A Wharton woman admitted Monday that she helped kill a man a decade ago. Meanwhile, another suspect, the man police believe actually stabbed and beat the Houston area teacher to death, remains at large.

Monica Marie Perez, 34, however, isn’t headed to prison despite pleading guilty to manslaughter in Wharton County’s 329th District Court and receiving a 10-year sentence from District Judge Randy Clapp.

Instead, she will now go free as a result of 10 years already served for admitting to burning the clothes of the attackers in the Nov. 22, 2009 killing of Holadio Perales, a Galina Park man, in a Wharton garage.

“Perez as all defendants are only given credit for the amount of time he or she is entitled to. With some exceptions, crimes that occur in the same criminal episode require the sentences to run concurrently,” Wharton County District Attorney Dawn Allison said Monday.

Although Perez is now an admitted killer, the DA’s office has not said what actions the woman took, only that she played a role in the killing.

“Murder requires intention or knowing, Manslaughter is recklessly ... Additionally, under Texas Law, commonly referred to as the Law of Parties, accessories before, during and after an offense are equally criminally responsible for an offense committed by the conduct of another,” Allison said.

Perales was discovered stuffed into the cargo area of his Toyota 4-Runner after it had been towed back to Harris County. The vehicle had been found by a Fort Bend County deputy after it had been abandoned on 16311 Huerta Road, just outside Needville.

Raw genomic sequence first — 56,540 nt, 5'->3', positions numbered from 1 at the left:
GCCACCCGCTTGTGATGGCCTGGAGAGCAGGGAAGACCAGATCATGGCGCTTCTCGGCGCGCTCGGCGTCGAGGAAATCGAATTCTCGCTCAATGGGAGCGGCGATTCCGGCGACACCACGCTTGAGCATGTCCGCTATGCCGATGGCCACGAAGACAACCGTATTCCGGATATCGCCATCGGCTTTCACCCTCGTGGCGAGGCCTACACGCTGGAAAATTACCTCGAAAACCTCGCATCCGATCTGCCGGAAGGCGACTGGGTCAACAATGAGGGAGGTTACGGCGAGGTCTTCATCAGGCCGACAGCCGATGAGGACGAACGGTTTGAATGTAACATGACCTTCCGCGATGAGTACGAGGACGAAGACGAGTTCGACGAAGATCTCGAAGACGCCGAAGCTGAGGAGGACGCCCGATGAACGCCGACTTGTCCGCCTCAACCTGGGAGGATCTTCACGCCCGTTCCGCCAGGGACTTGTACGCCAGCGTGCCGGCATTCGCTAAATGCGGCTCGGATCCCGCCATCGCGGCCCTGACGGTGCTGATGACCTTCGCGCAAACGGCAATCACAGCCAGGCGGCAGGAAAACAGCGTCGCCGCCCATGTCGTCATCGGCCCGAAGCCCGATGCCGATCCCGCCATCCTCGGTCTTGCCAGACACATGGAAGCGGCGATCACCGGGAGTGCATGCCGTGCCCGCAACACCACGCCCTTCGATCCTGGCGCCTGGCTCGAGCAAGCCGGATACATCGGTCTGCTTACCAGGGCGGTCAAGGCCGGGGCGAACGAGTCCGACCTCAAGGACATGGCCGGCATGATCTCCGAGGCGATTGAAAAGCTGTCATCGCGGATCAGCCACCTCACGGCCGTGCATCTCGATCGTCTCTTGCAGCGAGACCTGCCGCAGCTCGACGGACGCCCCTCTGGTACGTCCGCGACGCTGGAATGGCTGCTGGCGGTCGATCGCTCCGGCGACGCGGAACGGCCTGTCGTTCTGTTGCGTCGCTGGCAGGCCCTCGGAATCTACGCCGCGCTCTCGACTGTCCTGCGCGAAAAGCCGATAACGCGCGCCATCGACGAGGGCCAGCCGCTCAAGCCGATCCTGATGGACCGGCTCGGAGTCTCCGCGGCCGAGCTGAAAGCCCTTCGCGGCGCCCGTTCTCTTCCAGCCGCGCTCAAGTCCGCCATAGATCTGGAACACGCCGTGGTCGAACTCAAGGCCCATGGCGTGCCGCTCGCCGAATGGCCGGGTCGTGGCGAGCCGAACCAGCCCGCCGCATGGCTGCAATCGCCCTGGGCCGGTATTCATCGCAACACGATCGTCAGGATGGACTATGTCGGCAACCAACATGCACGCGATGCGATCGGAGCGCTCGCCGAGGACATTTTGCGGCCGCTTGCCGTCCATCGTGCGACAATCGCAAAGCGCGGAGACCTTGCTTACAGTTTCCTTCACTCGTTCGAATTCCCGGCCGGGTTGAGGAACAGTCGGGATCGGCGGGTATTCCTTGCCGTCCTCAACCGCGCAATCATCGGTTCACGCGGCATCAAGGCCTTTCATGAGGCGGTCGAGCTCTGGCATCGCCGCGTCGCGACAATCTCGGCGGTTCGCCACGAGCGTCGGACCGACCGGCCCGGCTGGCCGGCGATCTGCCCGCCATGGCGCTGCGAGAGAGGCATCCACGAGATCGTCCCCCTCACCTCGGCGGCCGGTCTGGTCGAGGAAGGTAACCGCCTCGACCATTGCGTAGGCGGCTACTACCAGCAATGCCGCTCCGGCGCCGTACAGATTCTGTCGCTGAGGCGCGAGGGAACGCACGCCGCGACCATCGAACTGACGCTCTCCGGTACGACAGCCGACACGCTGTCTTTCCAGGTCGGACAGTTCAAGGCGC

Perales wasn’t reported missing from Galena Park on Thanksgiving Day, Nov. 26, 2009.

Perez and now 33-year-old Michael Moreno of Wharton were two of three people initially identified as suspects in the case. They were arrested in December 2009 as they returned to the United States from Mexico across the International Bridge in Brownsville.

A third suspect, Ramon Yanez Vega, now 31, fled to Mexico where it’s believed he remains.

“He is the person who we believed did it,” Allison said during an earlier interview, adding Monday, “Since there is still a criminal case pending related to this offense, I cannot discuss any of the facts or evidence that is not considered public records.”

Perez had just been released from prison for tampering with evidence when arrested on the murder charge.

Moreno and Perez were indicted in February 2010, both for hindering apprehension and tampering with evidence. Perez faced additional charges of tampering with a corpse and unauthorized use of a motor vehicle.

Both were accused of altering, destroying or concealing clothing which the police could use as evidence in the case and using the victim’s credit card while Perez was believed to have driven Perales’ SUV to Needville while the dead man laid in the back of it.

Moreno pleaded no contest to the hindering charge and was convicted in March 2010 and sentenced to seven years in prison.

Perez went to prison in June 2010 after pleading guilty to tampering. Two months later, the Wharton County Grand Jury indicted Perez on one count of capital murder and a one count of murder.

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